If you have been walking around our “rural” parks and forests, you may have noticed a bright flash of red darting from shrub to shrub. What you have seen is most likely the crimson sunbird! It is an attractive and iconic species that can be found in Singapore.
What is the crimson sunbird?
The crimson sunbird, Aethopyga siparaja is a species of sunbird found in the Indian Subcontinent, Southeast Asia and Southern China . It inhabits a wide range of habitats ranging from parks and gardens to forests. Males have a distinctive crimson red plumage on the head, mantle and upper breast while females are drab, with olive green upperparts and yellower underparts . Its diet consists largely of nectar and insects .
Where can they be found?
While the more common sunbirds such as the olive-backed sunbird can be found in urban areas and parklands, the crimson sunbird is less commonly seen outside of rural parks and forests in Singapore. The best places to find them would be the Central Catchment Nature Reserve or Bukit Timah Nature Reserve  which are not too urbanised.
The national bird of Singapore?
Back in 2002 , this iconic bird was designated the unofficial national bird of Singapore after it emerged winner in a poll organised by the Nature Society. Although nature groups have pushed for its status to be made official, no relevant ministries have declared so. At a dinner held as part of the 6th Asian Bird Fair in 2015 , there was a short-lived euphoria when it was mistakenly declared as the official national bird of Singapore. However, the crimson sunbird remains a popular choice as the national bird among Singaporeans.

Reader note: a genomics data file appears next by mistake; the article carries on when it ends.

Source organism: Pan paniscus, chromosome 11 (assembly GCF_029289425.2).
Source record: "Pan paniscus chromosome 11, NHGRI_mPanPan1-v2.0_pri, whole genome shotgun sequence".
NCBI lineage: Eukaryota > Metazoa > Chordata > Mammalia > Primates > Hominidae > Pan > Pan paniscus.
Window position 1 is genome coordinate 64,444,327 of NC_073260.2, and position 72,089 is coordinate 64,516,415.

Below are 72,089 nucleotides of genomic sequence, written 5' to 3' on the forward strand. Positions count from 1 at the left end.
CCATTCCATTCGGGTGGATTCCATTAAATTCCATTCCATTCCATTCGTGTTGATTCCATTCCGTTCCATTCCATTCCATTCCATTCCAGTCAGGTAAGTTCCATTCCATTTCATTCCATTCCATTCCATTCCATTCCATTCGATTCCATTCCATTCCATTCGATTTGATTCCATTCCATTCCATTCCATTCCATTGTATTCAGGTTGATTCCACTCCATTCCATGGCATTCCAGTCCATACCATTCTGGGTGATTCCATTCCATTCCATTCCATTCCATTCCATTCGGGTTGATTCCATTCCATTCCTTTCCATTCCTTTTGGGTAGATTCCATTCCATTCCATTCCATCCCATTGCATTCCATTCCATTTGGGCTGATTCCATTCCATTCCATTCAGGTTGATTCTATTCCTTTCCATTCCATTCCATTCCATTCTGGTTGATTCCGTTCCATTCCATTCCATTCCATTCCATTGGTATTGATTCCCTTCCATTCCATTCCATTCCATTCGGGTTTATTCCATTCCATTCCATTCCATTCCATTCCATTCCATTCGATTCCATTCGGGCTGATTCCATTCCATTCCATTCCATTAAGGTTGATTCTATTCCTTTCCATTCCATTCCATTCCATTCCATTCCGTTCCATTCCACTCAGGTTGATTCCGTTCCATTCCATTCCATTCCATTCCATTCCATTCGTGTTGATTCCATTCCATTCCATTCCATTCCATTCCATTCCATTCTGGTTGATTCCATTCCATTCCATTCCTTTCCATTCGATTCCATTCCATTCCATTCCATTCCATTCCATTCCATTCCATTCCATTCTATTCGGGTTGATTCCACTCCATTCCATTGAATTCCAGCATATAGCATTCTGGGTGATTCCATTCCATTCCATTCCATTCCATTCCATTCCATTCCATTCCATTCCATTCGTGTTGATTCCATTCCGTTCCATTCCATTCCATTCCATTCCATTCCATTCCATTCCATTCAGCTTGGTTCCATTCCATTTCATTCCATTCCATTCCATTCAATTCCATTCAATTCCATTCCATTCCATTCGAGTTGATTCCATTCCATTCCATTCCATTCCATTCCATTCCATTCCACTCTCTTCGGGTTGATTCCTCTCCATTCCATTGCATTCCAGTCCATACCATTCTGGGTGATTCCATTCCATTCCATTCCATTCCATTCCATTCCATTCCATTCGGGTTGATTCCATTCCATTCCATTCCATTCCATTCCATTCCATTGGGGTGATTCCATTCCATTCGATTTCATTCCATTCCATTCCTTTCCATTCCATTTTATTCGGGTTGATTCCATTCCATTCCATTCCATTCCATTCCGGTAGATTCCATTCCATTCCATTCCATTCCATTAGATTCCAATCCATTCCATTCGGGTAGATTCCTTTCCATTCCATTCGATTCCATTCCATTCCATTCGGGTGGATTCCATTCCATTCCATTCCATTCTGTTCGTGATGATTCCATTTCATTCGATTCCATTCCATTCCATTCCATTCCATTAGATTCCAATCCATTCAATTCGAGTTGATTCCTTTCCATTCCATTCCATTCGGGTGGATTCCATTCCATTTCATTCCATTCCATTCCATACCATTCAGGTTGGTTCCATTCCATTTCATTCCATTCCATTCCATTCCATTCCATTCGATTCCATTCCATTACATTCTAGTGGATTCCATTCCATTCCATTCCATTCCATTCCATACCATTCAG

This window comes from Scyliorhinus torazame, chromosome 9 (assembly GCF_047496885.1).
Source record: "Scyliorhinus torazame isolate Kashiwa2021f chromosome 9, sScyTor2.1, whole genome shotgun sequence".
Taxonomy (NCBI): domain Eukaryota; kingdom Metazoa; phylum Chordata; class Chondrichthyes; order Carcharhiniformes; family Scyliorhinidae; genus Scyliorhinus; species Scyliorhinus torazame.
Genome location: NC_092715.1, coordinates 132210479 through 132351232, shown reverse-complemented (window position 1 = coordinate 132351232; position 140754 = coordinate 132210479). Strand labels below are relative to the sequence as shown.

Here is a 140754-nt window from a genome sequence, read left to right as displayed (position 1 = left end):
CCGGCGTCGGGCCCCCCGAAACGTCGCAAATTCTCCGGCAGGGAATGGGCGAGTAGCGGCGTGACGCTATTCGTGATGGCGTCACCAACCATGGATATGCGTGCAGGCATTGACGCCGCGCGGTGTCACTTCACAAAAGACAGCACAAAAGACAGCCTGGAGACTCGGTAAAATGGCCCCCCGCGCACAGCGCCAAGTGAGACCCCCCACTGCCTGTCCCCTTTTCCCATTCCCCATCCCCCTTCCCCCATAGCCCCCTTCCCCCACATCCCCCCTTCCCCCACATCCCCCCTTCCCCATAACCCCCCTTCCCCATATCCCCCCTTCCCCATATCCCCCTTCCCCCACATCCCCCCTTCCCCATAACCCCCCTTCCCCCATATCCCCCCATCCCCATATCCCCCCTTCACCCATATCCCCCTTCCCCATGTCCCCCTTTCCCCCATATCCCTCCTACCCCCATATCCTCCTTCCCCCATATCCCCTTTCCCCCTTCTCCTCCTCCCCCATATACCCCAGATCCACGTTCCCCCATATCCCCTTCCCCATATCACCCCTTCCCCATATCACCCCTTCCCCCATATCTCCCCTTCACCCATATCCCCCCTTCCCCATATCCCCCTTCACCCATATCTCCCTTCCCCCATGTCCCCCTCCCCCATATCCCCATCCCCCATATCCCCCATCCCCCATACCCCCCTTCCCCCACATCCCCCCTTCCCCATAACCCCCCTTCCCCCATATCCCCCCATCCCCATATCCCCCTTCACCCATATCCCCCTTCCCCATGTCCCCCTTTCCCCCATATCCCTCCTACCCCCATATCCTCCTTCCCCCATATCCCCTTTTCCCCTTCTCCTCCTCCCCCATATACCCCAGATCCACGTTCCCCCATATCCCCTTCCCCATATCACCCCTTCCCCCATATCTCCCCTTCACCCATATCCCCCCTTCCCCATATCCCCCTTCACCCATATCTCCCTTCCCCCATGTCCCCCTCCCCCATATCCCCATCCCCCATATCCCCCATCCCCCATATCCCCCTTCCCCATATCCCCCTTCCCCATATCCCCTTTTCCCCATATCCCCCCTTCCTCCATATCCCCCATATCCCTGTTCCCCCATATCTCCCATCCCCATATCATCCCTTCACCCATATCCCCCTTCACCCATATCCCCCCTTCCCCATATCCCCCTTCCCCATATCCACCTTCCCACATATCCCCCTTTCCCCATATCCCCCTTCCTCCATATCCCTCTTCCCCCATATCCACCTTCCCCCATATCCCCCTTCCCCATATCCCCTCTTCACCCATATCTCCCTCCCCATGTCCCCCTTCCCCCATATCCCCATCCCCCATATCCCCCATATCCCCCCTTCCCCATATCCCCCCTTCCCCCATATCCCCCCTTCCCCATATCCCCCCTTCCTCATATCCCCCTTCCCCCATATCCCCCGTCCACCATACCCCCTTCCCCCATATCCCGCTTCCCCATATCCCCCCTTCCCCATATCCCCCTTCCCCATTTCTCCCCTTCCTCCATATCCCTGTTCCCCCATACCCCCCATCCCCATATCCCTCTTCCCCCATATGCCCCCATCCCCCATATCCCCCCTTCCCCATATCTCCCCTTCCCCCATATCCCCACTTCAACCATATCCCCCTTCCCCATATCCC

While this species is still quite common in Singapore, they are not as commonly seen as other bird species. Hopefully, with the ongoing greening efforts utilising more native plant species, we will see more of them in our neighbourhood parks and gardens. Giving such an iconic species the official status as the national bird of Singapore would also pique people’s interest regarding Singapore’s natural environment, helping to raise awareness about the rich flora and fauna we have on this sunny island.
I hope you have enjoyed reading this entry! Till next time!
Written by: Ke Yao
: B. C. (1992). A Guide To The Common Birds Of Singapore. Singapore: Singapore Science Centre.